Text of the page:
“You can’t Motivate People…
…You can only Create a Game Worth Playing” Motivation seems to be a recurring topic in many of the coaching conversations I have so it seems fitting to discuss in some detail as it is clearly still misunderstood by so many leaders and followers. And given the timing of March Madness and the upcoming Opening Day for baseball, it seemed only appropriate to use the quote from Michael Gerber to open the discussion of how leaders can create a “Game Worth Playing”! One of the biggest misconceptions around motivation is that it can be externally applied. What is externally applied are the conditions in which a person is motivated to apply the three elements of motivation: Direction, Intensity and Persistence. As these three elements are applied to one’s behavior, that person’s motivation can be inferred by how much they apply to each of the three. From my own experience, creating a game worth playing involves three key leadership concepts aligned to create the environment, as Michael Gerber continues to say, “Which will then give some the reason and the will to try.” These three leadership concepts are:
- Compelling Vision and Purpose ~ Every time I start working with clients on Strategic Planning, I show the TED Talk by Simon Sinek on “Start With Why”. It sets the stage for what is arguably one of the most important aspects of effective leadership. When a leader creates a compelling Vision of the future, it gives Purpose to all in that organization to give their best to make the Vision a reality. Make no mistake, though, a vision that is nothing more than corporate poetry and empty words hanging on the walls of the business and is not supported by actions that align to the Vision will have the opposite effect and actually motivate to leave the organization. Inherent in this process is the leader’s ability to effectively communicate the Vision to the organization in a way that enables every follower to give their best direction, intensity and persistence to the game at hand!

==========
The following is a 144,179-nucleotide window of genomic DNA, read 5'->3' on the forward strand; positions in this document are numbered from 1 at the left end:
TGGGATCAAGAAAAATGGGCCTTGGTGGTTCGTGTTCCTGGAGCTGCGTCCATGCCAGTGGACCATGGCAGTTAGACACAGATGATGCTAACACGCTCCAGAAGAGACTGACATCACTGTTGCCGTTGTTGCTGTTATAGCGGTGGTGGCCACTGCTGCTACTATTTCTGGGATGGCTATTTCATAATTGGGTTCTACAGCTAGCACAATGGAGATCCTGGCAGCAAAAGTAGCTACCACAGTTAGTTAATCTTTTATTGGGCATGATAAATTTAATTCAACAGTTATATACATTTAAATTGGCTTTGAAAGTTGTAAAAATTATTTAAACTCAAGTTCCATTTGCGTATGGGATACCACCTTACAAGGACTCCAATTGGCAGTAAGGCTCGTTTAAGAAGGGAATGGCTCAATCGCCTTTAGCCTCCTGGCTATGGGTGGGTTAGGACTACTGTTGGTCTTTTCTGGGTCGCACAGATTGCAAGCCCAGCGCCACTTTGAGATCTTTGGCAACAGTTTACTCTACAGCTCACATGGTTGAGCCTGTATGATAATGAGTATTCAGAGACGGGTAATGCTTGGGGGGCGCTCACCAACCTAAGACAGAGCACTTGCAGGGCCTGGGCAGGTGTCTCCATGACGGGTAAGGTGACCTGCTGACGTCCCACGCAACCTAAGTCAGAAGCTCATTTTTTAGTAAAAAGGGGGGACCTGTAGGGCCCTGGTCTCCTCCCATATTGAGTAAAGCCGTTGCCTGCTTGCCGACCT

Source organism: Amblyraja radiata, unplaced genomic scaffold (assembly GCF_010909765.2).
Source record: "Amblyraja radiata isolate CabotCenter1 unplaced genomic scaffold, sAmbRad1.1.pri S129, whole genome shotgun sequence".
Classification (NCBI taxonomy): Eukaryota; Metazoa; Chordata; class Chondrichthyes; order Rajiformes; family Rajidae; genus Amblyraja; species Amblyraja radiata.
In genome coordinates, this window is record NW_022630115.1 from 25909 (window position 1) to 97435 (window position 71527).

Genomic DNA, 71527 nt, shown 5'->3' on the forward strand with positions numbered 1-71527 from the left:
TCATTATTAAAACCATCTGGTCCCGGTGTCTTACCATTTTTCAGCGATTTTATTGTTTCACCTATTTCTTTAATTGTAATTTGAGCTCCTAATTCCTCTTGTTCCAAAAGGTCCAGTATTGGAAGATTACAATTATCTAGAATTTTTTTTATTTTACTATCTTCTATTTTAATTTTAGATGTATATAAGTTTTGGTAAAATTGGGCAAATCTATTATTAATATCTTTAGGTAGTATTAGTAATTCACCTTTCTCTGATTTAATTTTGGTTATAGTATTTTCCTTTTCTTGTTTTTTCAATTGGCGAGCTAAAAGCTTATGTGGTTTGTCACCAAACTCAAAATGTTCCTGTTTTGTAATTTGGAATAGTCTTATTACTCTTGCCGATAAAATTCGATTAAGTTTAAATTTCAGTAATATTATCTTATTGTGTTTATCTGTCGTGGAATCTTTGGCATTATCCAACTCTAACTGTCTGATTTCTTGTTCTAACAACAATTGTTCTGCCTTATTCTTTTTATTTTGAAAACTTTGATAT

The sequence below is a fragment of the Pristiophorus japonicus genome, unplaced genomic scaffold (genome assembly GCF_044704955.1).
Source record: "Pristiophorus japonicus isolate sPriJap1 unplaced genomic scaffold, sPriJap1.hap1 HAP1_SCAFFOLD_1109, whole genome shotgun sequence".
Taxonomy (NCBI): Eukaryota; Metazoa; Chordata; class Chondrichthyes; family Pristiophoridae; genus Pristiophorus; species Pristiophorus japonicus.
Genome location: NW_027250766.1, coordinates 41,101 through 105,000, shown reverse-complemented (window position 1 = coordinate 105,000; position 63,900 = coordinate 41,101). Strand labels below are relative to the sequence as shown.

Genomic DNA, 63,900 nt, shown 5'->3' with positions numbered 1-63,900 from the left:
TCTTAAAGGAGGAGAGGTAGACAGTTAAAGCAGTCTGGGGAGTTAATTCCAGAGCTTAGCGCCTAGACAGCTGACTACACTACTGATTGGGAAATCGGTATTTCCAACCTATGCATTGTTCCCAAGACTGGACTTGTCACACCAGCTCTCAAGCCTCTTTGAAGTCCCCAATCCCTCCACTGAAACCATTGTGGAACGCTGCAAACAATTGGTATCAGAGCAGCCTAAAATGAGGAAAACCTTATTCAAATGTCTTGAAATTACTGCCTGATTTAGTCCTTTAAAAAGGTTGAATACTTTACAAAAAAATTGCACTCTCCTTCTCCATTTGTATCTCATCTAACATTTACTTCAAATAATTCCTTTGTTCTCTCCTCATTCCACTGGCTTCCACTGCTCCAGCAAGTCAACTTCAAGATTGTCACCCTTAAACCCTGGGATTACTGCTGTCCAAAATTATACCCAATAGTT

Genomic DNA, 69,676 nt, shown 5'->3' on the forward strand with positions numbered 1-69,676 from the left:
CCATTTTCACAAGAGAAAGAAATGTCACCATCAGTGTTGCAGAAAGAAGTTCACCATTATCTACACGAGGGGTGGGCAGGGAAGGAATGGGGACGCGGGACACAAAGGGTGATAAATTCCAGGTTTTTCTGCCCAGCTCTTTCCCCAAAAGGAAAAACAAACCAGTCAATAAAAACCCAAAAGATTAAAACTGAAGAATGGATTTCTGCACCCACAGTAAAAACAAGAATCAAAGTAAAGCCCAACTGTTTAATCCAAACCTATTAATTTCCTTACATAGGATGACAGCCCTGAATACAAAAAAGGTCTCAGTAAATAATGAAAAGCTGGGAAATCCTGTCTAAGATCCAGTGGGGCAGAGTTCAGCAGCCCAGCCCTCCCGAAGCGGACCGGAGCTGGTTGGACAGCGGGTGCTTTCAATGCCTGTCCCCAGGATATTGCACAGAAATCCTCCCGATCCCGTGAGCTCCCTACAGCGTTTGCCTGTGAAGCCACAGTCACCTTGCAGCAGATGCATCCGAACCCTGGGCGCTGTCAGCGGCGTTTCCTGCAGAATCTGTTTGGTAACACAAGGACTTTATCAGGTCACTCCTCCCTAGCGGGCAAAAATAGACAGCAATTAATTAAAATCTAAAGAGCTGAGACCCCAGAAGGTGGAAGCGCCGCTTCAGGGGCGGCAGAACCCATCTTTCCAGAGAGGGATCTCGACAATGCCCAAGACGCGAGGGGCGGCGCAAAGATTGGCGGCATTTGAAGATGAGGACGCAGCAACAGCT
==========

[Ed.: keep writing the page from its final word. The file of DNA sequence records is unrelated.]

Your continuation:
- Competitive Strategy ~ Regardless of what type of business, for-profit or non-profit, private or public, Strategy matters. It matters because it is quite simply how the organization will compete in their marketplace. Early on in every position I’ve taken in both the military and in the corporate setting, the conversation was always about competing at our best as a team. A sports coach with a talented team can still miss the playoffs if the game plan does little to leverage the team’s ability to win the game. So, too, is a leader’s business strategy crucial to how the team will effectively compete against other businesses who presumably are thinking the same thing. Once again, effective communications is the key to a leader’s success in how they are able to embed both the stated Strategy as well as the intention behind the Strategy in such a way that the team knows exactly what they need to do to win!
- Equipped for Success ~ The best Strategy on top of the clearest Vision still needs near flawless execution to become a reality. History is littered with failures of organizations with great intent that came up short because the moving parts were out of alignment with the Strategy. First and foremost, every organization needs the right people to execute the Strategy. When the Strategy changes, it stands to reason the talent required must change as well. This does not mean letting people go, rather it means re-training, re-equipping and re-orienting people to the new Strategy. Some will not make the cut, yet most will when it is done effectively! Equipping for success also entails providing processes and tools that support success of the new Strategy. Any team asked to support a new Strategy with processes and tools that are not aligned to that Strategy will ultimately destroy any goodwill the right people bring to the process!
Organizational motivation comes from the energy given to direction, intensity and persistence of the collective behavior of that organization. A reality many leaders forget is they cannot want success any more than the team they lead wants that success or expect results greater than the team is willing to achieve! How are you creating a game worth playing for your team? Lead Well!